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February 28, 2018 Patrolling Australia With Ned

Patrolling Australia With Ned Blog

Welcome to this years instalment of “Ned’s Diary”
Last year you may have read my review on the Yokohama Geolander GO15 AT tyre. I’ve attached the web address below if you haven’t, and would like to see how the tyres performed in the Simpson Desert, Red Centre and the Kimberley regions.


This year my travels take me to the northern most point of Australia, and some of the most beautiful scenery this awesome country of ours has to offer. This time I was taking a camper trailer and my two kids, Zoran 7, Katija 6.
Yokohama have developed another tyre for us to test out. The Geolander MT 003. Again I was privileged enough to be asked to test these new tyres out on some very tough conditions. Traveling with friends is always better than traveling solo. Kelly and her partner Marty (you may remember them from last year’s trip. They drove to Ayers Rock to meet up with us for a few days), were travelling up from Melbourne to tackle the Cape with me. They too were given an opportunity to test out Yokohama’s brand new MT.

Car Parked Bob Jane

The Tyres were airfreighted directly from Japan just in time to have them fitted up at Bob Jane in Rockhampton before our trip. As Kelly and Marty drove up from Somerville in Victoria in their luxurious Ti-L Y62 Patrol, they had a break in Rocky with me before we headed north.

Travelling up the coast to the Daintree was relatively uneventful, and while there were some lovely spots to stop and look out, our goal was to get off the tar and onto the dirt as soon as possible. The “Troll” towed the camper effortlessly, and I was surprised the very aggressive GO003’s weren’t noisier. They handled the bitumen very well, and while I certainly wouldn’t say they drive as good as the GO15 AT tyres, they performed admirably for a mud terrain.

We stopped at Townsville to meet up with Jono (from last year’s Simmo trip) and his lovely family for a BBQ.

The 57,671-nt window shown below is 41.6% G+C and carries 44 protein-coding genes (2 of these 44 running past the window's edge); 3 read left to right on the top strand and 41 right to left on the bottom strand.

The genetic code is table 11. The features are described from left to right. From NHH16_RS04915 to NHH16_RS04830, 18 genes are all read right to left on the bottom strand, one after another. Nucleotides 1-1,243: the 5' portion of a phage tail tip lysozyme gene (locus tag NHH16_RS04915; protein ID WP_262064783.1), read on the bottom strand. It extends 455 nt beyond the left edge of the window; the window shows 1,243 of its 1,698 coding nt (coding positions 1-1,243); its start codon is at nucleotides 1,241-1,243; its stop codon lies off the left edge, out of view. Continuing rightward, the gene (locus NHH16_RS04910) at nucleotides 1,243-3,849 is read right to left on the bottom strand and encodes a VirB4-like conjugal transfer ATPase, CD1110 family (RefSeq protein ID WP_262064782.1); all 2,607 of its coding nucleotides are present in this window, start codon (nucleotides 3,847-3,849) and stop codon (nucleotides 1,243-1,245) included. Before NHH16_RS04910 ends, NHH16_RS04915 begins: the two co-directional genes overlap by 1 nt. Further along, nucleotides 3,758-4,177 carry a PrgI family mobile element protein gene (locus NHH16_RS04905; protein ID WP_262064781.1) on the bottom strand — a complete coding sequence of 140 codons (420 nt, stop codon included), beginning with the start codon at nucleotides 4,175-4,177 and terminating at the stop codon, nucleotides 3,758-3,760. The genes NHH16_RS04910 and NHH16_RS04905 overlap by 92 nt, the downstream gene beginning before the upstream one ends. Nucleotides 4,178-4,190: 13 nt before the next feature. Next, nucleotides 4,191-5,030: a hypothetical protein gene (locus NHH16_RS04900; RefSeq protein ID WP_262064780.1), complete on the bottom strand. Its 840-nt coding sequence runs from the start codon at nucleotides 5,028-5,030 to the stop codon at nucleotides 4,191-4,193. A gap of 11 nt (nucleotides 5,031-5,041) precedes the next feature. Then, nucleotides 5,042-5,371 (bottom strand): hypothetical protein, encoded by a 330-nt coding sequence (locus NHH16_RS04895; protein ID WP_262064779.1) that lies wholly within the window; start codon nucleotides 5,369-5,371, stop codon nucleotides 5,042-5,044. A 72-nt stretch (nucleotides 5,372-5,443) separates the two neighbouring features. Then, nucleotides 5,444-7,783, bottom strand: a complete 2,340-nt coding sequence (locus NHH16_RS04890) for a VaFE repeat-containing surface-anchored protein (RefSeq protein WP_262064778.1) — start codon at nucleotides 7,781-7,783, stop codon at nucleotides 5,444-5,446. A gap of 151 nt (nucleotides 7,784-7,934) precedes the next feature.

Kelly being our gourmet cook just couldn’t leave Jono to manage the BBQ on his own!
We had a two night stop at Cairns to have a final look over everything, get some supplies that might not be so easy to get further north, and catch up with James (James also crossed the Simmo with me in 2016). James was also travelling to the Cape with his family in a 4 car convoy. Their trip would see us meet up at a couple of locations but otherwise our travels kept us going in different directions.

A very important note to add here, is the importance to check your vehicle and equipment regularly on your travels. 1st, the Aux battery in the camper wasn’t holding charge. So I had it tested at Battery World in Cairns and had to have it replaced under warranty. 2nd, I thought it prudent to get a second set of bearings for the camper. I’m not that mechanically minded, and I decided not to trust myself and had the camper looked over. Lucky for me, I did.The chain that holds the independent suspension from overextending was not connected. The bearings had a little too much play in them as well. So the awesome guys at Warpac Towbars & Trailers were the only guys in town that would look at the trailer straight away. $250 later they repacked the bearings, fixed the chains and supplied me with some grease and spares. A small price to pay.

So, camper sorted, supplies stocked up and we headed to lovely Daintree River and across the ferry to camp at Cape Tribulation Camping ground.